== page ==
Vålerenga Fotball can trace their ancestry back to a club called Fotballpartiet Spark who were formed back in 1898. When that club folded in 1913 a new club called Idrettslaget Spring assumed seniority in the area. A year later, the new club changed its name to Vaalerengens Idrættsforening.
Initially Vålerenga would be contemporaries of other Oslo based clubs like Lyn and Frigg before they gained promotion to the Oslo Championships. Before there was a national league this was a very senior Norwegian competition and Vålerenga would win the title on four occasions before joining the new national league, the Norgesserien for the 1937 season.
After a dismal spell in the 1950’s when relegation was suffered twice the turn of the decade was to provide a golden era for Vålerenga. Cult players like Einar Bruno Larssen, Leif Erikssen and Terje Hellerud bought not only success on the pitch but their off-field antics would gain the club the nickname it is still known by, “The Bohemians”. The club won the first of so far five national titles, now called the Tippeligaen, in 1965 ahead of eternal rivals FK Lyn.
Fortunes waned however and Vålerenga were relegated in 1968 and again, to the third tier, two years later. A revival occurred in the seventies prompted by the arrival of the prolific former Rosenberg striker Odd Iversen, father of future Tottenham forward Stefan Iversen. Odd Iversen’s goals took the club back to the top flight. He would hold the Norwegian Tippeligaen goalscoring record of 158 top flight goals for many years until it was beaten by Pettar Belsvik. Iversen is now fourth in the all time list which is headed by Sigurd Rushfeldt with 172 goals.
In defeating Lillestrøm 4-1 in the 1980 Norwegian Cup Final the Bohemians started another golden period. Under the guidance of Leif Eriksen Vålerenga won three Tippeligaen titles in four years between 1981 and 1984. However, the 90’s proved to be a mirror image of the 50’s and relegation would again be suffered on two occasions.
Nowadays the Bohemians are managed by former 83 cap Norwegian international, Kjetil Rekdal. In his first spell at Vålerenga he coached the side to their fifth, and most recent, Tippeligaen success in 2005. His second spell however has been dogged by the club battling severe financial problems. Last season sixth place was admirable in the light of off-field issues and Rekdal’s signing of Viðar Örn Kjartansson from Fylkir proved to be a masterstroke. The Icelandic international scored 25 goals in just 29 games, but the prolific front man has now been sold to Chinese club Jiangsu Guoxin-Sainty to help balance the books at the club.
After lengthy spells at the Bislett Stadium, Vålerenga have played at the national Ullevaal Stadion since 1999, initially as co-tenants with FK Lyn. However, FK Lyn had a lengthy, and costly, court battle during the 1990’s with the Norwegian FA over their shares of the Ullevaal. When Lyn were relegated in 2009 they decided to play their home games at the run down, but less expensive Bislett Stadium. This has left Vålerenga as sole tenants at the stadium, although Oslo’s other major club, Skeid, considered the Ullevaal tenancy but ultimately decided to stay in their more intimate stadium at Voldsløkka.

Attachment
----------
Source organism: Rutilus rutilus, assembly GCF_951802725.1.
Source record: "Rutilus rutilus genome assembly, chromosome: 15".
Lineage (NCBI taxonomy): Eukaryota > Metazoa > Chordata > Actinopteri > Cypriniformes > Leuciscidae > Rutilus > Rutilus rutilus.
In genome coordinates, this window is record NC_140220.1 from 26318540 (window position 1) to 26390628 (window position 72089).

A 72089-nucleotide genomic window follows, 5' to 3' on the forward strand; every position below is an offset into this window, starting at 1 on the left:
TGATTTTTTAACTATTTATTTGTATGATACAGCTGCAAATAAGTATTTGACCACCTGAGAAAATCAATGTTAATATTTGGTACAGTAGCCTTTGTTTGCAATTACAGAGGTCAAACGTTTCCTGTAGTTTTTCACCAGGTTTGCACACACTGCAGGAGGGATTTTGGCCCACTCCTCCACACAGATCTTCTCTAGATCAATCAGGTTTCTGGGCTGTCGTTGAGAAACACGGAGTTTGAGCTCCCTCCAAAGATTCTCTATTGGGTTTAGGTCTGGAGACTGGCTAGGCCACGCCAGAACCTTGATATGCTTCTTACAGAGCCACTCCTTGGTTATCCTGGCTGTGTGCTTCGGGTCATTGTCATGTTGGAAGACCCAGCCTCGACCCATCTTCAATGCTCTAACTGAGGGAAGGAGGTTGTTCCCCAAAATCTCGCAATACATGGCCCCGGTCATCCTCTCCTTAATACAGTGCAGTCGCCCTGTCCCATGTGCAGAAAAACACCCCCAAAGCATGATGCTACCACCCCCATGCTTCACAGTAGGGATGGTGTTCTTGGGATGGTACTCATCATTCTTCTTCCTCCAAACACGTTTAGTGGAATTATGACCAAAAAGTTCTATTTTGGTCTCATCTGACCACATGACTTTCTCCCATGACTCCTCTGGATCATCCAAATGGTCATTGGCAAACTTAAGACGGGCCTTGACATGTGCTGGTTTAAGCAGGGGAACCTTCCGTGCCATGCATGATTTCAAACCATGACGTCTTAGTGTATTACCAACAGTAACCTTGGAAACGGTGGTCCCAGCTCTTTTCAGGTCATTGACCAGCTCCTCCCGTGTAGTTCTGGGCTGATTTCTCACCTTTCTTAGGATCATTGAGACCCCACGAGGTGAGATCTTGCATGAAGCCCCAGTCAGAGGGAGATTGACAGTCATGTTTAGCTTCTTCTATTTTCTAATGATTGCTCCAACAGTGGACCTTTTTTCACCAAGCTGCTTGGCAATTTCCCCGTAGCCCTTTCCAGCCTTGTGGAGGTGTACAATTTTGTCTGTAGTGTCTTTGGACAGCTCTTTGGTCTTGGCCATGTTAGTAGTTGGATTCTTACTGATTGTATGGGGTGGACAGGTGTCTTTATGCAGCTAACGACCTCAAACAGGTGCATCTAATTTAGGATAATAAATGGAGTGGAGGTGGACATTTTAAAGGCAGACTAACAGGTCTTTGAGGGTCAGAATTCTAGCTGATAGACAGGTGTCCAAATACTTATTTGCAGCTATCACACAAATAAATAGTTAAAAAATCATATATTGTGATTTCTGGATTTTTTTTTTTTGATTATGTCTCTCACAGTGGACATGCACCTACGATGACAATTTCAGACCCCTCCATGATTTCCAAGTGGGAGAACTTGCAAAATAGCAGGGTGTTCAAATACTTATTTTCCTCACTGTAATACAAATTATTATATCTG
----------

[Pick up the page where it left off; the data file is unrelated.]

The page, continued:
FK Lyn had played at the Ullevaal since it opened in September 1926. The Lyn members had considered a number of sites for their new ground but after reaching an agreement with the tram operator, Akersbanerne, land was secured close to the newly built Sognsvann line. The new stadium had a capacity of 35,000 and was officially opened by Crown Prince Olav before a friendly between FK Lyn and Örgryte IS of Gothenburg.
Subsequently the stadium has been renovated no less than six times, most recently as 2013, and is now fully owned by the Norwegian Football Association (Norges Fotballforbund). The current capacity is 28,000 and the NFF have plans to increase this and install a retractable roof and artificial playing surface.
The record attendance at the Ullevaal is 35,495 for a Norway match against Denmark way back in 1935. The highest gate recorded for a Vålerenga game at the Ullevaal is 24,894 for a match against Rosenberg BK in October 2005. The club currently pays the sum of 150,000 NK (around £13,000) per match to play at the national stadium. However, the Bohemians have longed for a stadium of their own in the spiritual homeland of Valle Hovin. After lengthy delays, mainly due to financial issues, to the proposed 22,000 seater stadium, work is supposed to start this year.
Tonight’s game is the first match of the third round of the fledgling Tippeligaen season and sees FK Haugesund making the 400 mile journey east to the capital. The visitors never really get going and its a simple home win for the hosts who benefit from two goals in a minute from their lively Jamaican forward Deshorn Brown. Sadly his double salvo before half-time effectively ends the game as a meaningful contest and the second half is devoid of any real excitement. The home fans are colourful and in good voice but one does wonder if there is any real benefit to playing in a two thirds empty stadium every home game? I will await the developments regarding their new stadium with interest.
Friday April 17th 2015 – Tippeligaen
Vålerenga IF (2) 2 (Brown 36,37)
FK Haugesund (0) 0
Attendance: 8,007 (at Ullevaal Stadion)